KAYLEE BREWSTER3 1/2 out of 5
If spending time outdoors is on your list of New Year’s resolutions, take some inspiration from “Wild.”
Most people hike for recreational uses. Maybe for an afternoon, or a day or a week. They might do a couple of miles or 20. They might do it to reconnect with people or nature, or get away from technology. But Cheryl Strayed (Reese Witherspoon) is doing a 1,000-mile journey to find what she lost: herself.
As the audience follows Strayed’s journey of self-discovery, they find that it’s actually not boring. There are many movies about journeys (e.g. “Lord of the Rings”) but most of those fill in the time with adventures, battles and bad guys (e.g. “Lord of the Rings”). Just watching someone walk for 1,000 miles doesn’t seem like a good time, particularly when that person is alone for a majority of the movie. However, Witherspoon’s acting makes it honest and director Jean-Marc Vallee and screenwriter Nick Hornby make it engaging.
Strayed is a complicated character with a lot of baggage — and that’s a reference to her backpacking gear. Sometimes it’s just the weariness in her eyes and voice that lets you know it’s not only the physical pain that is taking its toll. Witherspoon makes her character see-through: You can tell what she is thinking and feeling even when she doesn’t speak a sound.
The screenplay also uses voice over, which manages to work in this film because it sounds like Strayed’s thoughts being communicated to the audience. And it’s not just in what she is saying — or in this case, thinking — but also the heavy-breathing and sometimes repetition of “Why am I here? Why am I here?” that really makes it feel like you are in her head.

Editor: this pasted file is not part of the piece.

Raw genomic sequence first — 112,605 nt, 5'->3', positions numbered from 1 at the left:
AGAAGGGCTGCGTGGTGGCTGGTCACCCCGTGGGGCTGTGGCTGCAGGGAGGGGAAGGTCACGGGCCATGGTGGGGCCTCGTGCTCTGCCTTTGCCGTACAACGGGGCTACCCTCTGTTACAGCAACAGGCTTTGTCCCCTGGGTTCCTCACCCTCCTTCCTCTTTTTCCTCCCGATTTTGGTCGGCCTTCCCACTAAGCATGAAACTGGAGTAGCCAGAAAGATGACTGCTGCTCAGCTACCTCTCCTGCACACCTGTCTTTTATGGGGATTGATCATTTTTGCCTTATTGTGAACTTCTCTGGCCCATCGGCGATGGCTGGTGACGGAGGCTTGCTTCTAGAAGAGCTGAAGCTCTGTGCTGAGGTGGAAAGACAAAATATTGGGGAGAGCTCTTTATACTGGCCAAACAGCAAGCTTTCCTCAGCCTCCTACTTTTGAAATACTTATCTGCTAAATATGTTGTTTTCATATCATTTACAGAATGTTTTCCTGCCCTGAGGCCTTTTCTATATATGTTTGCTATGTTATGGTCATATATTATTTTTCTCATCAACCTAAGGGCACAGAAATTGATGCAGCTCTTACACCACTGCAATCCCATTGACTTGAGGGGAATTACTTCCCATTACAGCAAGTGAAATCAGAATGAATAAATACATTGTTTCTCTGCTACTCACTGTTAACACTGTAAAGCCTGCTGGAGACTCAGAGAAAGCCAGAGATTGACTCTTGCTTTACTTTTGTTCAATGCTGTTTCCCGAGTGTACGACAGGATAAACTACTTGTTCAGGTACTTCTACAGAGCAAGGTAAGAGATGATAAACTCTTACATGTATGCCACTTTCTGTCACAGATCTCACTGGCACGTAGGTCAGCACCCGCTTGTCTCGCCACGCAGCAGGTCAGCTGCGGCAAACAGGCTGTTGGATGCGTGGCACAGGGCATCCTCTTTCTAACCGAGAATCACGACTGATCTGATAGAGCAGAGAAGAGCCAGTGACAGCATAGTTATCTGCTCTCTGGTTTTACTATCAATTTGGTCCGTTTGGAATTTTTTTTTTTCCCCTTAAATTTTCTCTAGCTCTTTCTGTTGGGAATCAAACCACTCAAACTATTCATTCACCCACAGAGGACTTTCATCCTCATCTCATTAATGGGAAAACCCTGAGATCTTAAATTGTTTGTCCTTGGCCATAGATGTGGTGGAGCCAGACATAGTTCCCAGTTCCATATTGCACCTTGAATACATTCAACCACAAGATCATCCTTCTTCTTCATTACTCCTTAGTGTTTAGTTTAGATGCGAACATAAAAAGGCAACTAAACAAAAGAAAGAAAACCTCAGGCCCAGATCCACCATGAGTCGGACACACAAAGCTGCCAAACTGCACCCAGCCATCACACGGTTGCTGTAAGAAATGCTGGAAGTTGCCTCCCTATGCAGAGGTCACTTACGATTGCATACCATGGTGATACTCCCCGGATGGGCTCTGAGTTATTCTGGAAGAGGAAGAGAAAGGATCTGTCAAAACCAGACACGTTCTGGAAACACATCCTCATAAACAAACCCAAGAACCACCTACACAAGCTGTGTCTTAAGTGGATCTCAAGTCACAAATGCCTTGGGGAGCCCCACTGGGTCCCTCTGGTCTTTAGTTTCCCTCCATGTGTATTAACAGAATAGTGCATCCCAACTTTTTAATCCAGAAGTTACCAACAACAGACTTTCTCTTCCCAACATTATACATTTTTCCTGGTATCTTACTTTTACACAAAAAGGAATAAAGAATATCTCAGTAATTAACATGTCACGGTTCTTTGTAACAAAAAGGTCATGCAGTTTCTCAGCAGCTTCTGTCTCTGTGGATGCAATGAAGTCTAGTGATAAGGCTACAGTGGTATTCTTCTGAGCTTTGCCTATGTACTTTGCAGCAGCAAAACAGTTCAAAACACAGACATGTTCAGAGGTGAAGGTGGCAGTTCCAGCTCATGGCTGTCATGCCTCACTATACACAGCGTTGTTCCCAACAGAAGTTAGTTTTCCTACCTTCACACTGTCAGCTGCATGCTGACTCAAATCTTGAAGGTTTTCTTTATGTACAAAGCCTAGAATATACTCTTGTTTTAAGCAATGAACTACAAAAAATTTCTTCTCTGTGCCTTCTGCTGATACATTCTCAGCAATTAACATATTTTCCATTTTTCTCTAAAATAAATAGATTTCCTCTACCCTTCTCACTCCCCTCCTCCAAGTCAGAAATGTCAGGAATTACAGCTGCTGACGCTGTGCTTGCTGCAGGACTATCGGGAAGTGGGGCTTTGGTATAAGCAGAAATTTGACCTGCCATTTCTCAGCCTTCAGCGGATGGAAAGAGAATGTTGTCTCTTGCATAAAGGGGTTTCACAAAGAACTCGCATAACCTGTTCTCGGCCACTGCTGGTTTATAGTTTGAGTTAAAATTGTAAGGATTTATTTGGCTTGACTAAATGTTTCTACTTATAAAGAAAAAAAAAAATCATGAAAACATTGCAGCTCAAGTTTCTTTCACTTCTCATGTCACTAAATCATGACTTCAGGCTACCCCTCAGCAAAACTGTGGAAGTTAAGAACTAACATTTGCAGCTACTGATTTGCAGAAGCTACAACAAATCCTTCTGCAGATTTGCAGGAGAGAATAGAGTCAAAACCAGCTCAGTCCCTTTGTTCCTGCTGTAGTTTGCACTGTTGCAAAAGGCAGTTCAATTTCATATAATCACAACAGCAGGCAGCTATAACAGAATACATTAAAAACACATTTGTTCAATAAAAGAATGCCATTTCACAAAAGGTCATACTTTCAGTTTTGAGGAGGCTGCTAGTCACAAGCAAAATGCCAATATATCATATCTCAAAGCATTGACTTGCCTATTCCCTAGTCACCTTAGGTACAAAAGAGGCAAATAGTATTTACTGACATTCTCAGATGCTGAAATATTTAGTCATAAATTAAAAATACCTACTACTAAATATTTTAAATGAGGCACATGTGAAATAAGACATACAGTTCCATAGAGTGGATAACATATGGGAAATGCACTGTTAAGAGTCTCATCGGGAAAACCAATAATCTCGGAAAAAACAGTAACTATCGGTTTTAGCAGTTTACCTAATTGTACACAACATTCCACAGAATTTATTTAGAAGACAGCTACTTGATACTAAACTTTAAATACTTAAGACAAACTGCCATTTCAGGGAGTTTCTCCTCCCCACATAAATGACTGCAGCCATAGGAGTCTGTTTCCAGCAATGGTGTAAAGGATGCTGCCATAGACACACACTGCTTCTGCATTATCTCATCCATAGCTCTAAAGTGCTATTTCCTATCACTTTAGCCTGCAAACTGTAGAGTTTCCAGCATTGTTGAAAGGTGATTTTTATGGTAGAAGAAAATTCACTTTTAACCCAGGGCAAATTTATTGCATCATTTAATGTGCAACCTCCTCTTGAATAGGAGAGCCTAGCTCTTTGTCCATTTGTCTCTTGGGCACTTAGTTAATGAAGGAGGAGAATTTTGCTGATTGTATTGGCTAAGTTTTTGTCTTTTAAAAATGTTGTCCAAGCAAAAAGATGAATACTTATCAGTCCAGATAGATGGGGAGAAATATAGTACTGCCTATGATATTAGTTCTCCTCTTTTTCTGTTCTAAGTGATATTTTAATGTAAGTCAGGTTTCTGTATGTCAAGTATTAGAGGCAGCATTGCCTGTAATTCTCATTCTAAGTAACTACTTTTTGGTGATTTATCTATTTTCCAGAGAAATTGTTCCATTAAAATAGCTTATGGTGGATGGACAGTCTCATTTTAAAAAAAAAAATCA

The story is cleverly broken up between what is happening to Strayed on the trail and what led her take the journey in the first place. The flashbacks are clearly defined and give Strayed and the story more depth and understanding. Even though the flashbacks don’t necessarily all happen in order, they still are easy to follow for the audience.
The voice over and flashbacks break up the story so there’s not too much of watching Strayed walk and walk and walk and walk and walk, while also not providing too much of her past that we don’t see how she is dealing with it at present.
Also, the journey Strayed takes in “Wild” is on the Pacific Coast Trail, which goes from Mexico to British Columbia, so it’s nice to see some representation from the grand Pacific Northwest in film.
Like many stories of people doing crazy things because of loss, pain or self-discovery, “Wild” could have been another boring ol’ biopic. But it’s not. Thanks to Witherspoon, Valle and Hornby, it gets audiences interested in its story and its character. Audiences can relate to and understand Strayed, even if they have never had her experience. That’s the driving force of “Wild.”